Most New UK Jobs Are For Self-Employed And Hit By Falling Income

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Most of the new jobs created in Britain since the financial crash have involved people becoming self-employed while average income for people working for themselves has slumped by more than a fifth, according to official figures.

The Office for National Statistics (ONS) said that self-employed Britons made up two-thirds (732,000) of the 1.1 million jobs that were created since 2008, while their average income has slipped by 22% to £207 a week.

This has brought the total of self-employed Britons to 4.6 million, bigger than at any time in the last 40 years and equivalent to 15% of the working population.

The most common jobs for self-employed people are in construction, carpentry and as taxi drivers, with there also being a rise in the number of management consultants and chartered accountants. Meanwhile, the number of self-employed Britons over 65 years old has more than doubled in the last five years to nearly half a million.

The rise of self-employed Britons has been politically controversial, as critics say that they are in less secure work and are paid as much as 40% less than equivalent employees.

Despite construction being the top job for self-employed people in 2014, it had the slowest growth between 2009 and 2014. The largest growth was for the "professional, scientific and technical activities" like working as a book-keeper, photographer, chartered accountant or management consultant.

Emma Jones, founder of small business network Enterprise Nation, said that self-employment was becoming "the new normal".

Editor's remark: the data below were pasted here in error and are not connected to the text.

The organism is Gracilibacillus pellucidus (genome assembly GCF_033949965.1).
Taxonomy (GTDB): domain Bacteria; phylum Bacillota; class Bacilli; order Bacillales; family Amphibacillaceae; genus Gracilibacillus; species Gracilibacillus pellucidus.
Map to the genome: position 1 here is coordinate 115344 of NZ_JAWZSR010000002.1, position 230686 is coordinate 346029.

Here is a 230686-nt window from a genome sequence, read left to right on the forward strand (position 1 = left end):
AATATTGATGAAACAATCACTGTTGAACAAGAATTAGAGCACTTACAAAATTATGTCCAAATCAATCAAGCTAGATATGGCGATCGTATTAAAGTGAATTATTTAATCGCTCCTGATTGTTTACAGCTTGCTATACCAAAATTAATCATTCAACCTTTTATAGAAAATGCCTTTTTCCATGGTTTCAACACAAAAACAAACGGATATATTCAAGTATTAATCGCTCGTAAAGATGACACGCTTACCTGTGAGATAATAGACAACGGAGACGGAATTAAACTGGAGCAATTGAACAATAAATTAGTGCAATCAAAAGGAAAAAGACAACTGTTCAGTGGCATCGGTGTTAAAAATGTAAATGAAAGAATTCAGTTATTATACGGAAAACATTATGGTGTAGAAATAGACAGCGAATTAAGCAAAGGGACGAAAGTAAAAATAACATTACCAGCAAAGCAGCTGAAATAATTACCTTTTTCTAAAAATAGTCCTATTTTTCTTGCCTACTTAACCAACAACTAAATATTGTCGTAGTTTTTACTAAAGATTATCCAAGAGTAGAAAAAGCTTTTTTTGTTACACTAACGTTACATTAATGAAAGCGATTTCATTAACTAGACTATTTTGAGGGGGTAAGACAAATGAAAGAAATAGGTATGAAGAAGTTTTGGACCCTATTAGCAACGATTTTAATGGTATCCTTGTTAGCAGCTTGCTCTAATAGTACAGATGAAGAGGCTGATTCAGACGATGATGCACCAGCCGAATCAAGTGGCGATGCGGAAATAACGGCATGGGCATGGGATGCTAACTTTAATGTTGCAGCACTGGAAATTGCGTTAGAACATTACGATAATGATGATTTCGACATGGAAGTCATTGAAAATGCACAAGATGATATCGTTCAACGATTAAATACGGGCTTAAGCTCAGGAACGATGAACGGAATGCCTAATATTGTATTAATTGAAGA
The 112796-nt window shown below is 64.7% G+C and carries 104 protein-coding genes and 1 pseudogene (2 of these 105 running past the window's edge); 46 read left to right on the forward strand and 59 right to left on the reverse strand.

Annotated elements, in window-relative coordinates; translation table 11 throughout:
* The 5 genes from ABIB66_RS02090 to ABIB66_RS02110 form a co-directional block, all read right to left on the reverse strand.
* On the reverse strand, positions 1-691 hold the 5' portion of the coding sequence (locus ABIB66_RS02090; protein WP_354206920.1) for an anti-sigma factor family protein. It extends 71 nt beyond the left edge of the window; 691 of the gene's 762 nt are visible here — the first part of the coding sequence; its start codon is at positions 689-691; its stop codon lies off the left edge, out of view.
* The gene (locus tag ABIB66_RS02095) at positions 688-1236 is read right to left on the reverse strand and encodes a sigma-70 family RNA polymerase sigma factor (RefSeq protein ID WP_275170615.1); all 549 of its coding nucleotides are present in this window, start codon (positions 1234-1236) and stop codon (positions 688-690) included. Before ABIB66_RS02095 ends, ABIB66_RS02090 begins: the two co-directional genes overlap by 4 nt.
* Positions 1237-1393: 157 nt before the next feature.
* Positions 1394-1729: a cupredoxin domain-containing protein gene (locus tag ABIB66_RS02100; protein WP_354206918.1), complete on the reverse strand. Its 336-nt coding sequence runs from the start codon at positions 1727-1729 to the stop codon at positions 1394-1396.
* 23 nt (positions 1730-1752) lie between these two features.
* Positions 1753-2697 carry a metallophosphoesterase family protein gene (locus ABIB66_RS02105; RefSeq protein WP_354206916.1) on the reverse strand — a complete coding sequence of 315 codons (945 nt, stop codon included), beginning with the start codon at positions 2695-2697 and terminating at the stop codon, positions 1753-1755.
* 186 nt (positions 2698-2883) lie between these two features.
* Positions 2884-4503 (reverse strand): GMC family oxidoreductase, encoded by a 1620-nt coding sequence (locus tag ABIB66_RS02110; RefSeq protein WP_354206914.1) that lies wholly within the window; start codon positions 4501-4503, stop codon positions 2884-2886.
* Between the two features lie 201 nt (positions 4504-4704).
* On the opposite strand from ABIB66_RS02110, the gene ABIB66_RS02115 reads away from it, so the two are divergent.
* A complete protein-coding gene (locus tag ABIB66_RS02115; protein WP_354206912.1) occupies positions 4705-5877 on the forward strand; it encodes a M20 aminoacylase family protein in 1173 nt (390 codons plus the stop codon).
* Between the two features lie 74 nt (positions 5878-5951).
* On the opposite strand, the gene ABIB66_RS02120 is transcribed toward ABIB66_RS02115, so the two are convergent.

She said: “There are a number of reasons why self-employment is booming. Of course it is partly down to a lack of satisfying jobs available and decreasing wages; but equally this must be explained by increasing technology which has empowered more people to respond to opportunity than ever before and monetise a skill or a hobby.

“The people we see are self-sufficient and confident. They are funding their own ventures rather than relying on bank credit. Many of them feel they could never move back into paid employment again after the experience of self-employment.

However the trade unions warned that income had 'collapsed" for self-employed Britons. Frances O'Grady, general secretary of the Trades Union Congress, said: "Today’s figures nail the myth perpetuated by ministers that the UK’s new self-employed workers are all young entrepreneurs. In fact, almost half are over the age of 50.

"Self-employment appears to be a key factor in the UK economy's shift towards low-paid work. Many people want to work for themselves, but the growth in self-employment is reducing people's pay, job security and retirement income, and is likely to be reducing the Government's tax take too."

Speaking to the Huffington Post UK, business minister Matthew Hancock said critics of self-employment were "doing down exactly the sort of attitude of get-up-and-go and aspiration that is going to get our country out of the very mess that usually those who are complaining are the ones who let us get in."

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